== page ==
If the last two weeks are any indication, data analytics and related privacy issues will take center stage at the Federal Trade Commission this year. On Thursday the agency will make it second move of 2016 that’s focused on the use of data and privacy.
Digital’s big challenge in 2016: Accountability (MediaLife)
A number of analysts have forecast 2016 will be the year digital ad spending surpasses TV to become No. 1. But accountability remains a problem for the internet. While many advertisers are moving their dollars online, there are serious concerns dogging the medium, including worries about ad fraud, ad blocking and viewability.
Survey: Most Subs Would Drop ESPN to Save $8 (Broadcasting & Cable)
Analyst Rich Greenfield, a frequent skeptic about ESPN’s future in a cord-cutting world, commissioned a study that found that 56% of cable subscribers would drop the sports network and ESPN2 to save $8 a month. The survey found that 60% of female respondents said they would drop ESPN channels and 49% of males would drop them.
Why Media Titans Would Be Wise Not to Overlook Netflix (NY Times- Commentary)
Although Netflix’s strategy is not without a fair amount of risk, it just keeps working – and the company’s prospects are steadily brightening.
Sen. Al Franken has asked Google to explain what it does with the personal, private data of students who use its Google Apps for Education products and Chromebooks. Franken wrote Wednesday to express concern that Google may be collecting students’ personal data for non-educational purposes without parents’ knowledge or consent.
Can Massachusetts Kill DraftKings? (The Daily Beast)
DraftKings and the daily fantasy-sports industry players are fighting for their lives. Real protection for the players is bound to hit them hard. Representatives from DraftKings and the Fantasy Sports Trade Assn attended a public hearing in Boston to debate proposed regulations aimed at ending “unfair and deceptive acts and practices.”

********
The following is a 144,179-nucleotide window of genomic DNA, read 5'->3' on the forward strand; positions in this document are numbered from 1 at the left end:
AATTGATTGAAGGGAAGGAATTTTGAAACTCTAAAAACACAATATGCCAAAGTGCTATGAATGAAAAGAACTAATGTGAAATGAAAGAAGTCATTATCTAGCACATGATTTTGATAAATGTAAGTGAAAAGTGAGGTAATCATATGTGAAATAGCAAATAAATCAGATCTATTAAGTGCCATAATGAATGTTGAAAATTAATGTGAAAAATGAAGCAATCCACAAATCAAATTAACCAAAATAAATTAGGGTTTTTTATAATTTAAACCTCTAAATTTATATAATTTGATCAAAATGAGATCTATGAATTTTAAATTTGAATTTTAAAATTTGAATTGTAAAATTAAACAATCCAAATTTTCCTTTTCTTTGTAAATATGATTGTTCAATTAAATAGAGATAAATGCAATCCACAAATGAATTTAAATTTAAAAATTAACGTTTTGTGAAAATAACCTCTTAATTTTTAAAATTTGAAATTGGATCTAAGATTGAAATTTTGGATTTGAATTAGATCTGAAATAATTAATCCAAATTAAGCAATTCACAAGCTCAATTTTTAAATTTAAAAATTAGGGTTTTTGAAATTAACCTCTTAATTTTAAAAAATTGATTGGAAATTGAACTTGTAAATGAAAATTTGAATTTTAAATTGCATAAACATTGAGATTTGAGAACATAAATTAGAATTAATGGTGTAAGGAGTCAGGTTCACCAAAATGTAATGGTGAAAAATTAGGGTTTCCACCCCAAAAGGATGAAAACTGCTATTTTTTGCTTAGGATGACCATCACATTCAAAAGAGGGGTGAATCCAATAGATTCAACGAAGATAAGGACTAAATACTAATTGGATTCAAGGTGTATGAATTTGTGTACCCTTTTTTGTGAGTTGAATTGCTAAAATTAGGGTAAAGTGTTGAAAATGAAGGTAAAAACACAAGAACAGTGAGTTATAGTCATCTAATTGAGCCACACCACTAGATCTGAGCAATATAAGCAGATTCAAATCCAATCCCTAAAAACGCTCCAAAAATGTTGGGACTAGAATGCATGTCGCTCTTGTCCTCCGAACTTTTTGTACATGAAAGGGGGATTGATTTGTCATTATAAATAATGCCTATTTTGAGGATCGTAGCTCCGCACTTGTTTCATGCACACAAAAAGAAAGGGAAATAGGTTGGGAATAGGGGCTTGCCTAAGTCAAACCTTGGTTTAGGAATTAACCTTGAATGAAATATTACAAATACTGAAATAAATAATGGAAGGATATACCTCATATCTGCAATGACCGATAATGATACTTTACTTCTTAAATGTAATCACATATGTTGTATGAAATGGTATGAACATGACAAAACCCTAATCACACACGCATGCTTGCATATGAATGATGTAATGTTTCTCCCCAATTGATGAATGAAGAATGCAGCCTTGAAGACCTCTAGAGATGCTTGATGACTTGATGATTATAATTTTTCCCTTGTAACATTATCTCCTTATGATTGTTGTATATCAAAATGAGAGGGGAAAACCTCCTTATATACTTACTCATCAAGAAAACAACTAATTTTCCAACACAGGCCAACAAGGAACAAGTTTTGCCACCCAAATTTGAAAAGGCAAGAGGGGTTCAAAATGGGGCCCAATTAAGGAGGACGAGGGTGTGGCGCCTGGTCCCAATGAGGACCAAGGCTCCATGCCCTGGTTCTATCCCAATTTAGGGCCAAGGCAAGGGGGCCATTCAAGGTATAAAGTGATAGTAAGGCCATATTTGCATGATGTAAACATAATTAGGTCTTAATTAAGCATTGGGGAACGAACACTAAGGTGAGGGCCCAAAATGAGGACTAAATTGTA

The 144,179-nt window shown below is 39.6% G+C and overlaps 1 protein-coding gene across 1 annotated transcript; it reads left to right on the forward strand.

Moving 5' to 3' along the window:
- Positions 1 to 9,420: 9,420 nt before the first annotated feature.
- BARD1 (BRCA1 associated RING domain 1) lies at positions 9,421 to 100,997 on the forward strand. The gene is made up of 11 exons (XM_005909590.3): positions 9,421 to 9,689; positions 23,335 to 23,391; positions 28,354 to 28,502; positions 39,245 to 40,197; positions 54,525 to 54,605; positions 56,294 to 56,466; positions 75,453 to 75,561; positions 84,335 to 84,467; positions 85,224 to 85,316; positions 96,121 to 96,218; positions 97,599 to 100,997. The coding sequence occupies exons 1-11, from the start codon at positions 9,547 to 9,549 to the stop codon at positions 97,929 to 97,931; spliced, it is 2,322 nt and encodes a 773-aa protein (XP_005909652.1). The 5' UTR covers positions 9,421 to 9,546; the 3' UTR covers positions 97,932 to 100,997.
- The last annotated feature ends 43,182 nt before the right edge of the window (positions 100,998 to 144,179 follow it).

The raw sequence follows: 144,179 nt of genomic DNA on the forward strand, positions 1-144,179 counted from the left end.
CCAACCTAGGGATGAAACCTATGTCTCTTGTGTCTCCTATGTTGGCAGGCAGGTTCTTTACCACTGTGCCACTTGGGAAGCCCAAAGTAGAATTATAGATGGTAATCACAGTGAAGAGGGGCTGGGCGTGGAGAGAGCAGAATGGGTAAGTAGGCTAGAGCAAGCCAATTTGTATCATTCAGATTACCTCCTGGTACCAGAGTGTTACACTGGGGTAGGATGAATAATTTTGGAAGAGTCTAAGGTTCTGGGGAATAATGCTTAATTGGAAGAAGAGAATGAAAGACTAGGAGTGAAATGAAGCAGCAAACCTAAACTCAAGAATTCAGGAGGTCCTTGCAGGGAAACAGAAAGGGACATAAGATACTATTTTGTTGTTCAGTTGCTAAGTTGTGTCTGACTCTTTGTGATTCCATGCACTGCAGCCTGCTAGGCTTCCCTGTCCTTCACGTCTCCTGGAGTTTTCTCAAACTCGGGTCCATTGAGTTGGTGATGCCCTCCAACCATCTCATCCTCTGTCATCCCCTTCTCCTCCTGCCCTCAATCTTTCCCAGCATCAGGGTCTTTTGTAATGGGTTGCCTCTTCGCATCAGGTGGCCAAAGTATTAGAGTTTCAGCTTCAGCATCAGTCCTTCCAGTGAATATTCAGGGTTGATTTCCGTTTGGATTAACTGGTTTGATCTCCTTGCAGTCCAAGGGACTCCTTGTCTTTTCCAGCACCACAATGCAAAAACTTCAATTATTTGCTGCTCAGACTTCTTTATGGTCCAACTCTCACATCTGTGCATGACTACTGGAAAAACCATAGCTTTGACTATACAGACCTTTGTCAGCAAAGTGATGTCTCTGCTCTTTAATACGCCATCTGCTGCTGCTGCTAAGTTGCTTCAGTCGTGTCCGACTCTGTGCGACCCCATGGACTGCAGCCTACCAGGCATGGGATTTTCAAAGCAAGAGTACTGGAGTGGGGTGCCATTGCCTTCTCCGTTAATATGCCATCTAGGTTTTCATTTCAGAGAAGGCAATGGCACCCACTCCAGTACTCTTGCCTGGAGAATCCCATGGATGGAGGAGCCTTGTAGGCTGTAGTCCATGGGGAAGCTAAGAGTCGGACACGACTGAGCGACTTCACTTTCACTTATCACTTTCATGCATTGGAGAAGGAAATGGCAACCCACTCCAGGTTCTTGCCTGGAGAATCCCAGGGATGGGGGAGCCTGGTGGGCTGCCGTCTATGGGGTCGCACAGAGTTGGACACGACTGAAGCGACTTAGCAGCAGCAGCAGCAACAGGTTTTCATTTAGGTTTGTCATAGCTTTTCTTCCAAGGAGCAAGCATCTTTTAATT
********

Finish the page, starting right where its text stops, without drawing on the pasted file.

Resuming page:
CBS To Unveil New Tech For Super Bowl 50 (TV News Check)
A replay system will give viewers a 360-degree perspective and higher resolution than previously ever seen for the game. Thirty-six cameras strung around the upper deck of Levi’s Stadium in Santa Clara, Calif., can freeze the moment and revolve around the play before continuing to show the scene.
Reuters TV Giving Content Away To Others (Nieman Lab)
In a little less than a year, Reuters has completely changed the strategy around its news video product, Reuters TV. It’s gone from charging for its iOS app to not just giving its content away for free across many platforms, but also letting other publishers use that content on their own sites and in their own apps.
DIGITAL DIVIDENDS (World Bank)
Digital technologies have spread rapidly in much of the world. Digital dividends (the broader development benefits from using these technologies) have lagged behind. In many instances, digital technologies have boosted growth, expanded opportunities, and improved service delivery. Yet their aggregate impact has fallen short.
Supporters of a long-term ban on state and local taxes of Internet access are confident they will have the votes in a soon-expected floor fight. A customs bill that includes the indefinite ban on Internet access taxes is expected to move soon, according to Senate Commerce Committee Chairman John Thune (R-SD).
THREE THINGS ECONOMISTS WISH THE FCC KNEW ABOUT BROADBAND MARKETS (Tech Policy Daily- Commentary)
A funny thing happens when economists get together: They discuss the real impacts of public policy. Wouldn’t it be nice if the FCC participated in these discussions? In particular, wouldn’t it be nice if the FCC knew that technology – based competition drives broadband progress and adoption more than regulation-driven competition does?
McCaul: Encryption Keeps Me Up At Night (Inside Sources)
House Homeland Security Committee Chair Mike McCaul said of all the national security threats facing the U.S., encryption and the threat of criminals and terrorists “going dark” online is the one that keeps him up at night. “It’s this dark, communication space in which the terrorists can communicate freely without our ability to detect it.”
Workers of Europe beware: your employer may have the right to read those personal emails and instant messages you send from the office. The European Court of Human Rights has ruled that a company in Romania did not breach the privacy rights of an employee when it monitored his Yahoo Messenger account.